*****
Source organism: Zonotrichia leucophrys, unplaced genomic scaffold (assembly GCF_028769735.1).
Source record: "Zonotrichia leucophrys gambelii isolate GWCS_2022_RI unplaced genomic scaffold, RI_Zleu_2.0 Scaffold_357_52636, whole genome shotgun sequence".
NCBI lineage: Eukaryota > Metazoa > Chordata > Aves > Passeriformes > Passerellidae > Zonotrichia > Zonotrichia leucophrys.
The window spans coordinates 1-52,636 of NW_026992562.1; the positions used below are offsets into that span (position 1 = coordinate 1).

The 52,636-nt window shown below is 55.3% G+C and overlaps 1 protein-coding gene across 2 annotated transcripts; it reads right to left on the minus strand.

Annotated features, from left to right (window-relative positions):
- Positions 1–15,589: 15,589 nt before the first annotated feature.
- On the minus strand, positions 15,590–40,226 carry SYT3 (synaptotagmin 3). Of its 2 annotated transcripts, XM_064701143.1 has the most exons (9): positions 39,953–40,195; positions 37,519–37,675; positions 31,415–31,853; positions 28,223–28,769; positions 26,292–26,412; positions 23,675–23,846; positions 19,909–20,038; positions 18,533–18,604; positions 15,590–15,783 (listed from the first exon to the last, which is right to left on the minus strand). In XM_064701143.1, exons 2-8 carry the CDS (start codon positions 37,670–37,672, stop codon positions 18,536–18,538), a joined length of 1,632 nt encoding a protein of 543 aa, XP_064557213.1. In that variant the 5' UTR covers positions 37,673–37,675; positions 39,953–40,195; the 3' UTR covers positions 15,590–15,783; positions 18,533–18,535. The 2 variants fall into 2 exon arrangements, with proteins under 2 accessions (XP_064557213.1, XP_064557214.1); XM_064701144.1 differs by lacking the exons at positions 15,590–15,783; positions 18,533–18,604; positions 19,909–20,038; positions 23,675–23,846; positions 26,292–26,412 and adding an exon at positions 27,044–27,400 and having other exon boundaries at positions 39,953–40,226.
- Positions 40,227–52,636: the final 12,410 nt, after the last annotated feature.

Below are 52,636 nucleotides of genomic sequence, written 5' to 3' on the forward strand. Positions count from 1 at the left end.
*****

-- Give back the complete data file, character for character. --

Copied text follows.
Source organism: Zonotrichia leucophrys, unplaced genomic scaffold (assembly GCF_028769735.1).
Source record: "Zonotrichia leucophrys gambelii isolate GWCS_2022_RI unplaced genomic scaffold, RI_Zleu_2.0 Scaffold_357_52636, whole genome shotgun sequence".
NCBI lineage: Eukaryota > Metazoa > Chordata > Aves > Passeriformes > Passerellidae > Zonotrichia > Zonotrichia leucophrys.
The window spans coordinates 1-52,636 of NW_026992562.1; the positions used below are offsets into that span (position 1 = coordinate 1).

The 52,636-nt window shown below is 55.3% G+C and overlaps 1 protein-coding gene across 2 annotated transcripts; it reads right to left on the minus strand.

Annotated features, from left to right (window-relative positions):
- Positions 1–15,589: 15,589 nt before the first annotated feature.
- On the minus strand, positions 15,590–40,226 carry SYT3 (synaptotagmin 3). Of its 2 annotated transcripts, XM_064701143.1 has the most exons (9): positions 39,953–40,195; positions 37,519–37,675; positions 31,415–31,853; positions 28,223–28,769; positions 26,292–26,412; positions 23,675–23,846; positions 19,909–20,038; positions 18,533–18,604; positions 15,590–15,783 (listed from the first exon to the last, which is right to left on the minus strand). In XM_064701143.1, exons 2-8 carry the CDS (start codon positions 37,670–37,672, stop codon positions 18,536–18,538), a joined length of 1,632 nt encoding a protein of 543 aa, XP_064557213.1. In that variant the 5' UTR covers positions 37,673–37,675; positions 39,953–40,195; the 3' UTR covers positions 15,590–15,783; positions 18,533–18,535. The 2 variants fall into 2 exon arrangements, with proteins under 2 accessions (XP_064557213.1, XP_064557214.1); XM_064701144.1 differs by lacking the exons at positions 15,590–15,783; positions 18,533–18,604; positions 19,909–20,038; positions 23,675–23,846; positions 26,292–26,412 and adding an exon at positions 27,044–27,400 and having other exon boundaries at positions 39,953–40,226.
- Positions 40,227–52,636: the final 12,410 nt, after the last annotated feature.

Below are 52,636 nucleotides of genomic sequence, written 5' to 3' on the forward strand. Positions count from 1 at the left end.